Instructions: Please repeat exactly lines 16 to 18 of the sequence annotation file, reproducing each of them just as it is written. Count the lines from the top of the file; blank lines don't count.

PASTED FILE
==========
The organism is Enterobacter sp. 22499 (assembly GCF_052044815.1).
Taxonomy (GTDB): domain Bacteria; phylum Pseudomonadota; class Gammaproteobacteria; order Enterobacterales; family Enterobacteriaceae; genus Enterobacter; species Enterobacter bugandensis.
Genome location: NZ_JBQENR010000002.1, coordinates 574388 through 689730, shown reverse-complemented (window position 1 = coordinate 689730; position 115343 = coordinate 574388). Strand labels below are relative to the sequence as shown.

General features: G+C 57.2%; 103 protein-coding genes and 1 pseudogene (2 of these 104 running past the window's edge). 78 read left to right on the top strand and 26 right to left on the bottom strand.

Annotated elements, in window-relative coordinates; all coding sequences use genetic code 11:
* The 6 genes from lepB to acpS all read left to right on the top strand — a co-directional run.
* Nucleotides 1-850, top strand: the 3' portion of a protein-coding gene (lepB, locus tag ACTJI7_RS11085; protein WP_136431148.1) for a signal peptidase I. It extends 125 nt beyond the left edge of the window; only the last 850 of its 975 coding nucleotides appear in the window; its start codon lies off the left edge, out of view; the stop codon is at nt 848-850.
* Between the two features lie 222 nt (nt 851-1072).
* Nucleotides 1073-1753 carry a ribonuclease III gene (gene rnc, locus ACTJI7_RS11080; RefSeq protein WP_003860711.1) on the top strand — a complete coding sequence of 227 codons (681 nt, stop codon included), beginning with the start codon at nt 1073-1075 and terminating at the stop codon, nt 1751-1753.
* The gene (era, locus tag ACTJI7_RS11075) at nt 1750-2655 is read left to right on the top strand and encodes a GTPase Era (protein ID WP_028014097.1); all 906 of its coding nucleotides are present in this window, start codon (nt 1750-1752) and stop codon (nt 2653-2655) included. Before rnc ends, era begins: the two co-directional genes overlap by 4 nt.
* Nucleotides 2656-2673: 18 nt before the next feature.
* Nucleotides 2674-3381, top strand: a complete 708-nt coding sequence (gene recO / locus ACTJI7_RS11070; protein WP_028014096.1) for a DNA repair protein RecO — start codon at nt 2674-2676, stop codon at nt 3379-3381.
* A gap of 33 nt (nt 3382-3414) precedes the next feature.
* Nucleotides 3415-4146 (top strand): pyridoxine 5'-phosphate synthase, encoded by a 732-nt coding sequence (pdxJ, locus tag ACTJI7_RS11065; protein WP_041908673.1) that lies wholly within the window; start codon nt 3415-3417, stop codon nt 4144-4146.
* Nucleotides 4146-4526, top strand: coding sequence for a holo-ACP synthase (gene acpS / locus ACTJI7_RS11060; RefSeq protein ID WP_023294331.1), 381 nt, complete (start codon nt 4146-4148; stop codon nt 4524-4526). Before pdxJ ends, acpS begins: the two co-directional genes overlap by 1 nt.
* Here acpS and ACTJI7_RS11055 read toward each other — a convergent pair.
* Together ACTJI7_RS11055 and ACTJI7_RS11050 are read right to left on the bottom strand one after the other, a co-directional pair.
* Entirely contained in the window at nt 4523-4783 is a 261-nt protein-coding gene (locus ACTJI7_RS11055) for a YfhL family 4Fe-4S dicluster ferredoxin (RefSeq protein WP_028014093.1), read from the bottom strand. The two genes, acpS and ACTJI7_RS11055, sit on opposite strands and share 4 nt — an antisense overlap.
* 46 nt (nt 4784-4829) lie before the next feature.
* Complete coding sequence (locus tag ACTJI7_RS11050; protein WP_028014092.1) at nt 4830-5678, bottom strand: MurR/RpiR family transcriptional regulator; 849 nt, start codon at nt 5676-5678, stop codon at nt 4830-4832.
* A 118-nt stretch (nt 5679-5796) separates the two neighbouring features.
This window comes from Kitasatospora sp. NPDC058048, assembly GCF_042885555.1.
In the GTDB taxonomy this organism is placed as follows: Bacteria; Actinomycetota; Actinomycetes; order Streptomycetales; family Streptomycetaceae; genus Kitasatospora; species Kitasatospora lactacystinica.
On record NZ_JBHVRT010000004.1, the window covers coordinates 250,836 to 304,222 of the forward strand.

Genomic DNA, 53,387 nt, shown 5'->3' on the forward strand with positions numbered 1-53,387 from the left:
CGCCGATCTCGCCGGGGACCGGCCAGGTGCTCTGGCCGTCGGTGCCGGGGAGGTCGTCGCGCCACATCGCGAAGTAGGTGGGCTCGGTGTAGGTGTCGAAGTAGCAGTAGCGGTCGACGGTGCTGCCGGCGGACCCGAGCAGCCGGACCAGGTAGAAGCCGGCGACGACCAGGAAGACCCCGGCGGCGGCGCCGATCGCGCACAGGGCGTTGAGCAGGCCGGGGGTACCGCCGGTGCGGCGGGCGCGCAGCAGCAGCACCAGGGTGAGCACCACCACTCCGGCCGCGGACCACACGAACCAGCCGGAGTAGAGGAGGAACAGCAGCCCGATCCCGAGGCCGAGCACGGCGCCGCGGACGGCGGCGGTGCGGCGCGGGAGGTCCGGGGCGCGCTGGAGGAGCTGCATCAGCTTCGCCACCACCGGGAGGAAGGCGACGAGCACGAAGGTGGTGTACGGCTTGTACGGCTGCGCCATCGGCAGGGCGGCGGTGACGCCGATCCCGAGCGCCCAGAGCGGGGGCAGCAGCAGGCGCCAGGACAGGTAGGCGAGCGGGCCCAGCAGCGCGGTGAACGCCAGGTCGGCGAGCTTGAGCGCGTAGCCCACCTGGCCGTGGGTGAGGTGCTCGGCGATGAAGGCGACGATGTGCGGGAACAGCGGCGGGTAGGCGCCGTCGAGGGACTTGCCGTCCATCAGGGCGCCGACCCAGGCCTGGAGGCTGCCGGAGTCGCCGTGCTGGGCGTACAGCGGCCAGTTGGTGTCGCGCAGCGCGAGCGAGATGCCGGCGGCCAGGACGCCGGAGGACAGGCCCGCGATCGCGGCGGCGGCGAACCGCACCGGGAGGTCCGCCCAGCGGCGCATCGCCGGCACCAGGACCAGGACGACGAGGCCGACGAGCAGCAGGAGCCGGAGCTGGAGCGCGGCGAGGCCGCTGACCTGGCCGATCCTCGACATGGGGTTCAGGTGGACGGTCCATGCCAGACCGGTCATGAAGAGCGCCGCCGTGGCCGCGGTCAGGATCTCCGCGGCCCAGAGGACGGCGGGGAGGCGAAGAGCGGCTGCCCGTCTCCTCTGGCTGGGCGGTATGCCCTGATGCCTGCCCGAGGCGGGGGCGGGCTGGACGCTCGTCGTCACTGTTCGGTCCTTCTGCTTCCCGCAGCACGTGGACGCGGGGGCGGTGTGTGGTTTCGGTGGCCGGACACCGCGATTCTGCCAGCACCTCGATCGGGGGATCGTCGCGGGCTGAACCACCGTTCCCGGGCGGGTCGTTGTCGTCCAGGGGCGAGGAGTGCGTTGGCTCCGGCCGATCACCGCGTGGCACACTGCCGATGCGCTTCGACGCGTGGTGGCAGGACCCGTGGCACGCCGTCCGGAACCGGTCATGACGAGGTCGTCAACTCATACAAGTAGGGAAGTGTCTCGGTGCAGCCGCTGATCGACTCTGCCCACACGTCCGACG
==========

* Here acpS and ACTJI7_RS11055 read toward each other — a convergent pair.
* Together ACTJI7_RS11055 and ACTJI7_RS11050 are read right to left on the bottom strand one after the other, a co-directional pair.
* Entirely contained in the window at nt 4523-4783 is a 261-nt protein-coding gene (locus ACTJI7_RS11055) for a YfhL family 4Fe-4S dicluster ferredoxin (RefSeq protein WP_028014093.1), read from the bottom strand. The two genes, acpS and ACTJI7_RS11055, sit on opposite strands and share 4 nt — an antisense overlap.